Fast forward to 2017 and Akercocke’s ongoing return to active service has reached its first invigorating climax. Much to the surprise of all who mourned the band’s quiet demise, 2016 saw frontman and vocalist Jason Mendonca reconvening with drummer David Gray and returning original second guitarist Paul Scanlan to reignite the flames that first drove this band to deftly redefine an entire genre. Fans of mind-expanding extremity celebrated as news broke that Akercocke would be making a return to live action at Bloodstock Open Air in August 2016 and that a new album, the band’s first in a decade, was very much in the works.


“Essentially, the time was right. The members of the band were all collectively at a stage where we had the space and the time to give the band the attention and the focus that was needed,” Jason explains. “It was simply that the component members’ schedules and lives allowed the time for the indulgence of the band. But we had no idea what the reception would be. Coming back to Bloodstock was a trifle daunting. You do these things for years but when you step away, it’s like any discipline – you need to get back up to speed with how things roll. But no, our first gig back was on the main stage at Bloodstock! It’s an overused phrase, but it was genuinely humbling. When the crowd were chanting ‘Welcome back’ between the songs, we were all touched beyond belief. It was a really enlivening and wonderful thing.”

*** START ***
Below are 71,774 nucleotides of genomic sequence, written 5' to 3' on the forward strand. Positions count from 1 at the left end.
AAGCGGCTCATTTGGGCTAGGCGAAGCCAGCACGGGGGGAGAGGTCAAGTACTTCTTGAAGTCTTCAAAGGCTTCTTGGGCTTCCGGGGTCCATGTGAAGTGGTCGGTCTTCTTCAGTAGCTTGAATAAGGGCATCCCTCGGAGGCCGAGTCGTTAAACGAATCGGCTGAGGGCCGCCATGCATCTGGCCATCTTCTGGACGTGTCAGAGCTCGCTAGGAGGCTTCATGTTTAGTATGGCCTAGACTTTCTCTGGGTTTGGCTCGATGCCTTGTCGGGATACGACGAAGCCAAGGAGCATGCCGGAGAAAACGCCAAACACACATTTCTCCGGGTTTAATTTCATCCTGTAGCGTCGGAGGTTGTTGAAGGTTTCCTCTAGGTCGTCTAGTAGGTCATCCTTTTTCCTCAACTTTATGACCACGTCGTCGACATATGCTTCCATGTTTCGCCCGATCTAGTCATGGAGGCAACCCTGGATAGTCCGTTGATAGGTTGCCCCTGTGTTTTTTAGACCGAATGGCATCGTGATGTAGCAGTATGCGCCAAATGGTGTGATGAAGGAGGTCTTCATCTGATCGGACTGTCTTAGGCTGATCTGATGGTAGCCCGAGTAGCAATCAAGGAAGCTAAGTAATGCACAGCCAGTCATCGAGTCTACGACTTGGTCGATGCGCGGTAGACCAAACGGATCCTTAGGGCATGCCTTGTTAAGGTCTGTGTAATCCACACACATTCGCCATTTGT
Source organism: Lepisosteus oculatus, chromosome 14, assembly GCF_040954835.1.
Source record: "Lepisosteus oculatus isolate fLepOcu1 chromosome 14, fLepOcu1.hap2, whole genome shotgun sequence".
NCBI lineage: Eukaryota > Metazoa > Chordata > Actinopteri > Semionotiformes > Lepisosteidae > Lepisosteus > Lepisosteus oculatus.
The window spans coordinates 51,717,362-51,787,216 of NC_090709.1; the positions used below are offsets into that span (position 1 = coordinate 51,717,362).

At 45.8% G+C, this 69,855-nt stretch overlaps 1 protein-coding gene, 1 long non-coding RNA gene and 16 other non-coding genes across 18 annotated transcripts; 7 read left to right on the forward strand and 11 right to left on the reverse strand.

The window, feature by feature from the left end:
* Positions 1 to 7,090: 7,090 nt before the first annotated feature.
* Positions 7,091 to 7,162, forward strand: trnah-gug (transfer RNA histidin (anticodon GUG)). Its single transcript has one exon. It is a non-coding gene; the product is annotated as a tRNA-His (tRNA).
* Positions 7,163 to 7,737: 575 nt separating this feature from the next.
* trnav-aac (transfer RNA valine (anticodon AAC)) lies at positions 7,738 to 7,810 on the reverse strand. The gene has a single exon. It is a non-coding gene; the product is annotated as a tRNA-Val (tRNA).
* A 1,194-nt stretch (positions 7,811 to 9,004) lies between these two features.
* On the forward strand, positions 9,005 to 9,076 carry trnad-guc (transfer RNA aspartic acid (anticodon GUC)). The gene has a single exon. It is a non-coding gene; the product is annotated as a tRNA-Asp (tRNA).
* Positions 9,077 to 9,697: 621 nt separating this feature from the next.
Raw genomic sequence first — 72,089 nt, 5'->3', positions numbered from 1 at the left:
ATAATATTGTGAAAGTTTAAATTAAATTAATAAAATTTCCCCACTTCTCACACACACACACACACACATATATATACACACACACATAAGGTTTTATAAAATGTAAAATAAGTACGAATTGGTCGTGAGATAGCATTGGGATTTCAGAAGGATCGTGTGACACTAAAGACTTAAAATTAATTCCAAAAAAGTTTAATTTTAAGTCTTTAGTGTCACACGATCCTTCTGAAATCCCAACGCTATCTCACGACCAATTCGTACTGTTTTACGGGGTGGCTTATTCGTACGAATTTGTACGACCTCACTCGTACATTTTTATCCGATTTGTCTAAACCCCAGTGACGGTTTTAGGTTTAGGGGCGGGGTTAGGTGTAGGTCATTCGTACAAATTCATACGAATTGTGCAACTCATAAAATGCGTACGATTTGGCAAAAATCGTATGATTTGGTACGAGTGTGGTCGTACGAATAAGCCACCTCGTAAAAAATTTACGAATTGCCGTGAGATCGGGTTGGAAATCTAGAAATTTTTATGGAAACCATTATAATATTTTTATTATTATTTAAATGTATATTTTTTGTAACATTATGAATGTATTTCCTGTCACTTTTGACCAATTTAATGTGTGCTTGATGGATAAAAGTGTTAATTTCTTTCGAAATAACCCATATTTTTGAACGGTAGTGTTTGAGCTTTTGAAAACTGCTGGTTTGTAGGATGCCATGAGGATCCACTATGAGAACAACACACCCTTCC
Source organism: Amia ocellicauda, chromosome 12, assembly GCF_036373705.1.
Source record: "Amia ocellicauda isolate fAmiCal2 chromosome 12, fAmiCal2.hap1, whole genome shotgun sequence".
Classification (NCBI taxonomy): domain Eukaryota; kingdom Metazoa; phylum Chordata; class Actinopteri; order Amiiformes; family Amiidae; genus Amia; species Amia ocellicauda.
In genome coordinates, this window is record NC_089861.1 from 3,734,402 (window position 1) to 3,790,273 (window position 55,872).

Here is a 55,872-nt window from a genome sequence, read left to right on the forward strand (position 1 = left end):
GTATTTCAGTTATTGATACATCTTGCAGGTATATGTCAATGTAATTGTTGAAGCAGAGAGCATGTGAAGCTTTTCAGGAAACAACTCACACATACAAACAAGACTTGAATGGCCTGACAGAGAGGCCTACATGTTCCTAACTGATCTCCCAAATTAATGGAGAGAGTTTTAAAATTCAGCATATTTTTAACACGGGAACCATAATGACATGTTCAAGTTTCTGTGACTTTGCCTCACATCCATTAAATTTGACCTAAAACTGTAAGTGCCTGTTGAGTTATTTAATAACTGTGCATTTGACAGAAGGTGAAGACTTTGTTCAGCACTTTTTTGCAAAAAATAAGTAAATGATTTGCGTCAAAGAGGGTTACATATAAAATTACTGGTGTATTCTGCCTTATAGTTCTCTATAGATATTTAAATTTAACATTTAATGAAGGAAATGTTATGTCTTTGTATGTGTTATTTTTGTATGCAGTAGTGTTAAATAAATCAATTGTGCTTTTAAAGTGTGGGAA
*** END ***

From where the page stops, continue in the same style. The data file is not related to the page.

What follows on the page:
Emboldened by the ecstatic reception they received at Bloodstock, Jason and his comrades duly embarked on their first headline tour in a decade, while maintaining focus on the creation of brand new Akercocke music. Collectively buoyed by a renewed sense of purpose, the band are now finally ready to show the world what they have been working on since joining forces for a new campaign. Mixed by legendary studio guru Neil Kernon [Nile/Deicide/Usurper], Renaissance In Extremis is nothing short of a new dawn for these most eccentric of extremists.